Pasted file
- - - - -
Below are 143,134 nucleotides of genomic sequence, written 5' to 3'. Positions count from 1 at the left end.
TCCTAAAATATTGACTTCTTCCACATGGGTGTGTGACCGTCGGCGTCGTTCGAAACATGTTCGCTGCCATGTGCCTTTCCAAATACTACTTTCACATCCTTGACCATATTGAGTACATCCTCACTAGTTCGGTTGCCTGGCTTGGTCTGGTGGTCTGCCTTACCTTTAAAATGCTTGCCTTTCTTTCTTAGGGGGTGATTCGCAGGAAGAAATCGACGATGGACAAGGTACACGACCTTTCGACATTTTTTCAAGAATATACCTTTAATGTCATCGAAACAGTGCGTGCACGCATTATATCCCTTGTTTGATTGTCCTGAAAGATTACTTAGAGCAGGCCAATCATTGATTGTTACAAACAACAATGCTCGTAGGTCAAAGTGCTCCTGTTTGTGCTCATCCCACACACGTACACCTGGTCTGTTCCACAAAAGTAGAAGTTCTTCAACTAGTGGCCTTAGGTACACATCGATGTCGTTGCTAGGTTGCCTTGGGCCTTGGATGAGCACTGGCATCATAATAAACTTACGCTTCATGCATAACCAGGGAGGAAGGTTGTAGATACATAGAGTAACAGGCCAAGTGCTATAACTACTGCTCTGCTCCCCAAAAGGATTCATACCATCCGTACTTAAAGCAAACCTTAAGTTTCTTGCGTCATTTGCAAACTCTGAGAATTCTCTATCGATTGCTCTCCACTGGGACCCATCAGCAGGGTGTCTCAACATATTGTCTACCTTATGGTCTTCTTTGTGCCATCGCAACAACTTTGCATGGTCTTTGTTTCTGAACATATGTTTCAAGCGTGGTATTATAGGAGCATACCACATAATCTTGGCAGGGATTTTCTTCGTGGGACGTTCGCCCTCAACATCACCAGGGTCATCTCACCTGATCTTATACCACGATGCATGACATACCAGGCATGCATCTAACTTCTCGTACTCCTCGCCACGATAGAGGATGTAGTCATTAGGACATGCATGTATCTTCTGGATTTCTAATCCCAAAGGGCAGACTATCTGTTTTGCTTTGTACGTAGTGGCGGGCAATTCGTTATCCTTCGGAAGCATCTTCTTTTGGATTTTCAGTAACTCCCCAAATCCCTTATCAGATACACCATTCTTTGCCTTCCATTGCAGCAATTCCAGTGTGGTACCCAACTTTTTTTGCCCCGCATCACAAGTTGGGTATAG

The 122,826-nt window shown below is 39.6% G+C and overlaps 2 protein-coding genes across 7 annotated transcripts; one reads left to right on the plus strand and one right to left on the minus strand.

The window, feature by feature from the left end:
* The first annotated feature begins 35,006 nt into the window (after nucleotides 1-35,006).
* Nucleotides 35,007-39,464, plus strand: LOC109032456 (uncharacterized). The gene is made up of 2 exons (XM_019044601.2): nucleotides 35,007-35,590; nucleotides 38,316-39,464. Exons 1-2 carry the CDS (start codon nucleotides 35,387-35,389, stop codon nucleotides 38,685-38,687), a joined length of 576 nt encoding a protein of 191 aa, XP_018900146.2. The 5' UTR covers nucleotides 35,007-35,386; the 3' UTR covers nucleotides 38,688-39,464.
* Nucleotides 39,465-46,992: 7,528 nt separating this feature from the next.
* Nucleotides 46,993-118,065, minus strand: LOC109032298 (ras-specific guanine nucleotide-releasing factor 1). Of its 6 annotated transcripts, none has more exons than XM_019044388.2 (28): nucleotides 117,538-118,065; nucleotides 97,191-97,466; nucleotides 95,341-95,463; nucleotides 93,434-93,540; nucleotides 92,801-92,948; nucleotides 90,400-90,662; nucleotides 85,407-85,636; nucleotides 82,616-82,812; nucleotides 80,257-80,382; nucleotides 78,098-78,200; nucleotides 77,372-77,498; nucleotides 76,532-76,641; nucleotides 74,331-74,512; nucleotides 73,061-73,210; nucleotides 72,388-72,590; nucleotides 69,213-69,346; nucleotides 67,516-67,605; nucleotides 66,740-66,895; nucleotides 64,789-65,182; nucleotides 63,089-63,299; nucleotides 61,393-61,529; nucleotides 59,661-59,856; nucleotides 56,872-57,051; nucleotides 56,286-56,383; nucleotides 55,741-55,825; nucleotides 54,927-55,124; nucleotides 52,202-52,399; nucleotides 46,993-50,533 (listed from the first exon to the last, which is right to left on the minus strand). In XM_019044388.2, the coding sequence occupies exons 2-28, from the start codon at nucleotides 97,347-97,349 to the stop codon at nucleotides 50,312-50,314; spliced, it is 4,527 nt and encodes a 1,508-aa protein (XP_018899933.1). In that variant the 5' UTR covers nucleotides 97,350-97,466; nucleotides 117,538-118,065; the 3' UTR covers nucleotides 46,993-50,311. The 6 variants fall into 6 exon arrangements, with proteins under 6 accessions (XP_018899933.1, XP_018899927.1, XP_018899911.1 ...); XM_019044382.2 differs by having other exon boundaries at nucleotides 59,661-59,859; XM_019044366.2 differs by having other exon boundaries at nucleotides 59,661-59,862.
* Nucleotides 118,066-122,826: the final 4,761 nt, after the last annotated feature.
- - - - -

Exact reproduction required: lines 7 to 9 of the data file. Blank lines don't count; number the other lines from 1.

* Nucleotides 39,465-46,992: 7,528 nt separating this feature from the next.
* Nucleotides 46,993-118,065, minus strand: LOC109032298 (ras-specific guanine nucleotide-releasing factor 1). Of its 6 annotated transcripts, none has more exons than XM_019044388.2 (28): nucleotides 117,538-118,065; nucleotides 97,191-97,466; nucleotides 95,341-95,463; nucleotides 93,434-93,540; nucleotides 92,801-92,948; nucleotides 90,400-90,662; nucleotides 85,407-85,636; nucleotides 82,616-82,812; nucleotides 80,257-80,382; nucleotides 78,098-78,200; nucleotides 77,372-77,498; nucleotides 76,532-76,641; nucleotides 74,331-74,512; nucleotides 73,061-73,210; nucleotides 72,388-72,590; nucleotides 69,213-69,346; nucleotides 67,516-67,605; nucleotides 66,740-66,895; nucleotides 64,789-65,182; nucleotides 63,089-63,299; nucleotides 61,393-61,529; nucleotides 59,661-59,856; nucleotides 56,872-57,051; nucleotides 56,286-56,383; nucleotides 55,741-55,825; nucleotides 54,927-55,124; nucleotides 52,202-52,399; nucleotides 46,993-50,533 (listed from the first exon to the last, which is right to left on the minus strand). In XM_019044388.2, the coding sequence occupies exons 2-28, from the start codon at nucleotides 97,347-97,349 to the stop codon at nucleotides 50,312-50,314; spliced, it is 4,527 nt and encodes a 1,508-aa protein (XP_018899933.1). In that variant the 5' UTR covers nucleotides 97,350-97,466; nucleotides 117,538-118,065; the 3' UTR covers nucleotides 46,993-50,311. The 6 variants fall into 6 exon arrangements, with proteins under 6 accessions (XP_018899933.1, XP_018899927.1, XP_018899911.1 ...); XM_019044382.2 differs by having other exon boundaries at nucleotides 59,661-59,859; XM_019044366.2 differs by having other exon boundaries at nucleotides 59,661-59,862.
* Nucleotides 118,066-122,826: the final 4,761 nt, after the last annotated feature.